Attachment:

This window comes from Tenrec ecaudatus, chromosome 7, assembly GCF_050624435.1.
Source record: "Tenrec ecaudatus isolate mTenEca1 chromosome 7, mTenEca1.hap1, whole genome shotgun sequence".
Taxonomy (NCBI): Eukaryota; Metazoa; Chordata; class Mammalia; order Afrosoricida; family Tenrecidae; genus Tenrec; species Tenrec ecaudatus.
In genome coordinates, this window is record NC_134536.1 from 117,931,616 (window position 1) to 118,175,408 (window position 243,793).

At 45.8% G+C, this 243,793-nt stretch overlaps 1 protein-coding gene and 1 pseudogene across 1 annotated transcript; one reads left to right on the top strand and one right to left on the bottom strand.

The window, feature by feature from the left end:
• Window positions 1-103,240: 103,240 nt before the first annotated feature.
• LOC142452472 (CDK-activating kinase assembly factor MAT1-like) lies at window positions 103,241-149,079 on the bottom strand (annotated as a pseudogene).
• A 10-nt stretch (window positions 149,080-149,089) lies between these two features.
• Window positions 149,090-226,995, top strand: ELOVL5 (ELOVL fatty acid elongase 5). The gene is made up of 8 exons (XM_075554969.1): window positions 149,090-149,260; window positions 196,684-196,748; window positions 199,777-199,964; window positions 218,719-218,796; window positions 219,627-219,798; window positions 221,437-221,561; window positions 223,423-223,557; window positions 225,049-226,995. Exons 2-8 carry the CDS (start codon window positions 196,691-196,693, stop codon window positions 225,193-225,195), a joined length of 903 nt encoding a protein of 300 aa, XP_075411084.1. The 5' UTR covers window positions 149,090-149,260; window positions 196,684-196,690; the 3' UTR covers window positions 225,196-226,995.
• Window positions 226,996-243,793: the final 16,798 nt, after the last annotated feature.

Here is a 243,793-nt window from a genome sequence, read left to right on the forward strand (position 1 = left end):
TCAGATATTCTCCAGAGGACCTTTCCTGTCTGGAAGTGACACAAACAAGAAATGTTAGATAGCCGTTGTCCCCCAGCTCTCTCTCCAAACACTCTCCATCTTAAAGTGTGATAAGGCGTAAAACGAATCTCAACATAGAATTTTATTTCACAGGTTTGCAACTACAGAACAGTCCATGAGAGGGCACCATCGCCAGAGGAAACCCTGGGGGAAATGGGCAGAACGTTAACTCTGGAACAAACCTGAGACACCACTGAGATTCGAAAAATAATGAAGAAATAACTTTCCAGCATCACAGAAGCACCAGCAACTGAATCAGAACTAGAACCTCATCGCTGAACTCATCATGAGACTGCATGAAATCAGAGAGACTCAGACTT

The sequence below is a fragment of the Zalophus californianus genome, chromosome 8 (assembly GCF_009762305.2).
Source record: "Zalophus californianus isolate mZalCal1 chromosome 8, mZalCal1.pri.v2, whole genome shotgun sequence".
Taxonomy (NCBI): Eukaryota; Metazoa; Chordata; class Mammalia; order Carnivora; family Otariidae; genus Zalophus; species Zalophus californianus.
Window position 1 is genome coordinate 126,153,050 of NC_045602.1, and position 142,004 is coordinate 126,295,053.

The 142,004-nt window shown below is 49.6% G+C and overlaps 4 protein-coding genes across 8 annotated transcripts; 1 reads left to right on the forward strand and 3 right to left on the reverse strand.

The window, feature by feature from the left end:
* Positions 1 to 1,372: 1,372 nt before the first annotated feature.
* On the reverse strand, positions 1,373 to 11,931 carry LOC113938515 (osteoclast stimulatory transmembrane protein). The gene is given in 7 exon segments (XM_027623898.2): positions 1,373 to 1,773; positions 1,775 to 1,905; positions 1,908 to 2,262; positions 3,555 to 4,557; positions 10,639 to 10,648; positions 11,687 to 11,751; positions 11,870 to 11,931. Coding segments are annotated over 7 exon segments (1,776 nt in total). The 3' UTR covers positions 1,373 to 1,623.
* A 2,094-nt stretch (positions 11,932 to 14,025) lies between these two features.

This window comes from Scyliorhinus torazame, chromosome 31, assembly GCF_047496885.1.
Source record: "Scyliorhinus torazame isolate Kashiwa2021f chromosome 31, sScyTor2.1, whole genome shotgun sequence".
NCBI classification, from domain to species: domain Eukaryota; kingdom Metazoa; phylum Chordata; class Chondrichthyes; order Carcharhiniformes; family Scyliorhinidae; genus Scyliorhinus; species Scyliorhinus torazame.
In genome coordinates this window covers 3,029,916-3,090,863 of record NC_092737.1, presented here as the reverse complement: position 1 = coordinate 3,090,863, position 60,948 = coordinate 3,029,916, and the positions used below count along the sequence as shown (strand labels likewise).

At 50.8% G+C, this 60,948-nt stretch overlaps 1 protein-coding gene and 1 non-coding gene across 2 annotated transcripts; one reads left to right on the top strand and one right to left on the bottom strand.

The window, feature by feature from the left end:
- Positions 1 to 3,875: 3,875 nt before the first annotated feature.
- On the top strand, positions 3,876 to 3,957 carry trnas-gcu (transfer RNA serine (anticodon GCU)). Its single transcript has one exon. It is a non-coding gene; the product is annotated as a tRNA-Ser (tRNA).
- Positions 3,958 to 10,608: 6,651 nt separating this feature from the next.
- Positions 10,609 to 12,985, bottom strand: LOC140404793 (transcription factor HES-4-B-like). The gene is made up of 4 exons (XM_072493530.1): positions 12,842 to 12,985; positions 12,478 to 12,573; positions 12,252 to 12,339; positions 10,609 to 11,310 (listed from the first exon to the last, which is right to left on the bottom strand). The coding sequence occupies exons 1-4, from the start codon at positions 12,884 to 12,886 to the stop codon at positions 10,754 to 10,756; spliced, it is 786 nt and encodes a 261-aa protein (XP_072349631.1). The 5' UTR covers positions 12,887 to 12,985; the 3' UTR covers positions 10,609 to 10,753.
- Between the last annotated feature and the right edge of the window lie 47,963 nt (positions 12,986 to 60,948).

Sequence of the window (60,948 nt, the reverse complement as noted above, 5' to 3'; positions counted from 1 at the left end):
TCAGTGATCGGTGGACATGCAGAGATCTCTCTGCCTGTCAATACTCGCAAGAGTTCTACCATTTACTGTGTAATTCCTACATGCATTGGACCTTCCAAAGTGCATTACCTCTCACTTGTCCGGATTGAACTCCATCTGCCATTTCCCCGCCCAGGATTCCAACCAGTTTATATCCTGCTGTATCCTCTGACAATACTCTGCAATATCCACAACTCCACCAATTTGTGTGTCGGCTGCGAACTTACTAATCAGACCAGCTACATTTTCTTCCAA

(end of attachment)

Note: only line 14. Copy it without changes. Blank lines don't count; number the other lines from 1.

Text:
The sequence below is a fragment of the Zalophus californianus genome, chromosome 8 (assembly GCF_009762305.2).